If we narrow our focus to social networks or how we manage our social relationships, I wonder if we really want to do everything at Facebook, our Wal-Mart of social networks, or if we prefer to go boutique at Gowalla or Foursquare for our check-ins.

The key here is in determining how most people actually use facebook as it is and social check ins as they are.  Facebook’s central bet with starting their own check-in service may be that when you share your location you want to do this for all 1,100 of your friends.  But I’m willing to bet that lots of people will be turned off by this and that they will prefer to circulate to a much smaller group of friends.

At the end of the day, all-purpose solutions in social networks may just come down to whether we prefer intimacy or efficiency.  So far Facebook has made a bundle on efficiently keeping up with your friends.  But close friendships don’t thrive on this type of behavior and I do think that one of the points of check-ins is to enjoy quality time with friends, not just share your location.  Social networking with intimacy as its goal may be the very reason why Facebook shouldn’t create its own services but rather opt to allow–as it has thus far–its users to broadcast their Foursquare location through facebook.

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More Thoughts on eBooks, advice for publishers, device makers, and (r)etailers

10 Aug

After making a cozy profit on the sale of my used iPad, I decided to take the plunge and buy the new Kindle. It hasn’t arrived yet but I’m incredibly excited about having a device that will make for an immersive reading experience. Thinking about life as a future Kindle-lover, I also put a lot of thought into why I hadn’t yet joined millions of others in the world of electronic reading. Put differently, what will it take for us to abandon physical books and do all our reading through a Kindle-like device?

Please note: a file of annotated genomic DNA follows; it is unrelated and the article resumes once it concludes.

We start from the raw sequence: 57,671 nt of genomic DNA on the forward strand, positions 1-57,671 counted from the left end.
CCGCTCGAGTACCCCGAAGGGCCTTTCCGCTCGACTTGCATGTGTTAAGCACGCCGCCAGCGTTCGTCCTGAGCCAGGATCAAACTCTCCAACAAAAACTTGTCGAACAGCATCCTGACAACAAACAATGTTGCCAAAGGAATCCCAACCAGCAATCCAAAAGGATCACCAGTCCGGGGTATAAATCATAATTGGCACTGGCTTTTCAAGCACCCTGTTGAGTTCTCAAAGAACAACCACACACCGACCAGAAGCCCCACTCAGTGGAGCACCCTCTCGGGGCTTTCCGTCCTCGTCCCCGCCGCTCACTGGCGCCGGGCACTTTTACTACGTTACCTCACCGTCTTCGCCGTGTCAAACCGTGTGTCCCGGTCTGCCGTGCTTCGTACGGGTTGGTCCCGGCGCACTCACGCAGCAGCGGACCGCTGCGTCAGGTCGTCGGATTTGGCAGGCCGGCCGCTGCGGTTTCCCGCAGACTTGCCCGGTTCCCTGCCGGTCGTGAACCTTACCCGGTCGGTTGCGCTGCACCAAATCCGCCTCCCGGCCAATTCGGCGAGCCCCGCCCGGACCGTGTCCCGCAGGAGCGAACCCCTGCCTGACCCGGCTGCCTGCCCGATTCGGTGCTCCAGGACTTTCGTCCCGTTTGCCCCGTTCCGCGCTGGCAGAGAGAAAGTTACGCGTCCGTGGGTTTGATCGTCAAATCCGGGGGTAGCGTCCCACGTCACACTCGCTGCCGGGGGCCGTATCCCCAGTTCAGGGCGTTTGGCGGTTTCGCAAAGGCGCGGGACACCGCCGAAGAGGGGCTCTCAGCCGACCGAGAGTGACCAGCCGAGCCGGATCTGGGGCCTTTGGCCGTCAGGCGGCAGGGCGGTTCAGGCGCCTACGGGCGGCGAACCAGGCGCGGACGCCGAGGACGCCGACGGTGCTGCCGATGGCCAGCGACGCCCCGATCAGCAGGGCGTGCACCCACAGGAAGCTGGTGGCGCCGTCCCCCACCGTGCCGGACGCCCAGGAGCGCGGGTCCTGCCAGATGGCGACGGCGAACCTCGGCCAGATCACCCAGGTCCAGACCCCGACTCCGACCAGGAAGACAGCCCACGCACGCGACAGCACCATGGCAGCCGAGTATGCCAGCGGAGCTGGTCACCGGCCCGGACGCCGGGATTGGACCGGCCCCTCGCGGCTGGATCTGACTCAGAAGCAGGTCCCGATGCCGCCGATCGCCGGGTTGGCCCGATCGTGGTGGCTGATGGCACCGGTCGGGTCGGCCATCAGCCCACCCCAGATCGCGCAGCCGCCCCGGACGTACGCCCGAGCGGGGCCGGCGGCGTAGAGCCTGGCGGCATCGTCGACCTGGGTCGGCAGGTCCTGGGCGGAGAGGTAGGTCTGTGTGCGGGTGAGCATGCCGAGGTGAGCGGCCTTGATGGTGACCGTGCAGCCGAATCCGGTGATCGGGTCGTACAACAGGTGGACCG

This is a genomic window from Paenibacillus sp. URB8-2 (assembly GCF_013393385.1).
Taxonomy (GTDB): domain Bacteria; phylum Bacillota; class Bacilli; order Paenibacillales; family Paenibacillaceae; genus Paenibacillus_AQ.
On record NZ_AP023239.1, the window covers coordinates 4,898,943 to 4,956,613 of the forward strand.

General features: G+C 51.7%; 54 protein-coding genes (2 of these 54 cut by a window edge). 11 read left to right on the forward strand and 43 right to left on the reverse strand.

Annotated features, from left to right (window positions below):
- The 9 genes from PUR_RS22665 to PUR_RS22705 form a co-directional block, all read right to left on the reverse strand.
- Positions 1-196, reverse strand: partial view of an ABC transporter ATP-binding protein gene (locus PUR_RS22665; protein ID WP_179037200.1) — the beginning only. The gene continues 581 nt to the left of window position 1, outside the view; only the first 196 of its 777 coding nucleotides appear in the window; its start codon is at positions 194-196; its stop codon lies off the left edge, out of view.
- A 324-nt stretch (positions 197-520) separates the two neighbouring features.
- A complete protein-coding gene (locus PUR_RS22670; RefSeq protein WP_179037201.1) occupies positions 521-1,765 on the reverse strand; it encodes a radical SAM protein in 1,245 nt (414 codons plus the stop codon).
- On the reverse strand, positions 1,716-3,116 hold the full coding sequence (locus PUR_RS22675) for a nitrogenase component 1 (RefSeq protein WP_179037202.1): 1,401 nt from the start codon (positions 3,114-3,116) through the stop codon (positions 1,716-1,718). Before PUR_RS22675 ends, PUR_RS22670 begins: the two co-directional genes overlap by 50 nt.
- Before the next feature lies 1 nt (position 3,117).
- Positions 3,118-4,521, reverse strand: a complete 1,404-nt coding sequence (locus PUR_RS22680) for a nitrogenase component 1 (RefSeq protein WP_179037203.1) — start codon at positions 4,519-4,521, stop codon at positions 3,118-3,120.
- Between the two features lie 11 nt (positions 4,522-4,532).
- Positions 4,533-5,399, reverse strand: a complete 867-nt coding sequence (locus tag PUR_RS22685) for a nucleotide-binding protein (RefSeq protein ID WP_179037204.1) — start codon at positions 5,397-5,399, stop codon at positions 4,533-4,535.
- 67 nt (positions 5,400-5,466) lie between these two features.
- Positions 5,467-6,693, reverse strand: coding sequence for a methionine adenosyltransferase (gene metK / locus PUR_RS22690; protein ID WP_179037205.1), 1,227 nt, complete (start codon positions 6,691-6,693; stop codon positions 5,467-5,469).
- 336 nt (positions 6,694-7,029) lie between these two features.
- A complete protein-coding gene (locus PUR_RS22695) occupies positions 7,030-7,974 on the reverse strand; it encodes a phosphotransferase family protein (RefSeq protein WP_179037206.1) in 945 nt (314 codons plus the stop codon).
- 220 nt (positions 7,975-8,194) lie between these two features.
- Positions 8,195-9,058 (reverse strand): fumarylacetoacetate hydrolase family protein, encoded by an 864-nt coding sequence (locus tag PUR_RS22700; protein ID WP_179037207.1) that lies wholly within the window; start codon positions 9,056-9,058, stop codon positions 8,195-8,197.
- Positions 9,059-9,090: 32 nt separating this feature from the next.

There’s good precedence for this question: music. People really began to embrace mp3 players and listening to music on computers when it became possible to take all of the music they already owned and convert it to mp3 format. People warmed to a new device because it embraced the individual media they owned on their old devices while also allowing them to more easily add to their collection. The key was they almost never had to pay twice for music they already owned. This, in addition to a easy process for buying music, is what really allowed mp3 players to become the de-facto choice for music.

To become truly dominant, an ebook reader has to do what the mp3 player did. As the iPod embraced the CDs you already owned, the Kindle has to figure out a way for you to carry digital copies of the books you already own.

But rights holders (read: publishers) probably don’t want you to be able to have electronic copies of your physical books.  They want you to pay once for a physical copy and again for an electronic copy. They want to protect themselves against you selling the physical copy if you got the electronic copy for free. They also want eBooks to operate as “new books” only, with no competition from used books. The publishers (and device makers that double as new book e-tailers) make no money from a used book.

In making the calculation that you shouldn’t be allowed electronic copies of books you already own, publishers slow down the adoption rate of ebooks.  (And let’s not forget that an e-book market with many competing devicemakers/e-tailers is good for publishers.  $9.99 for an e-book means more profit for publishers than $9.99 for a paperback.  Of course its good for e-tailers too because they don’t have to cover the costs of warehousing, etc, etc.)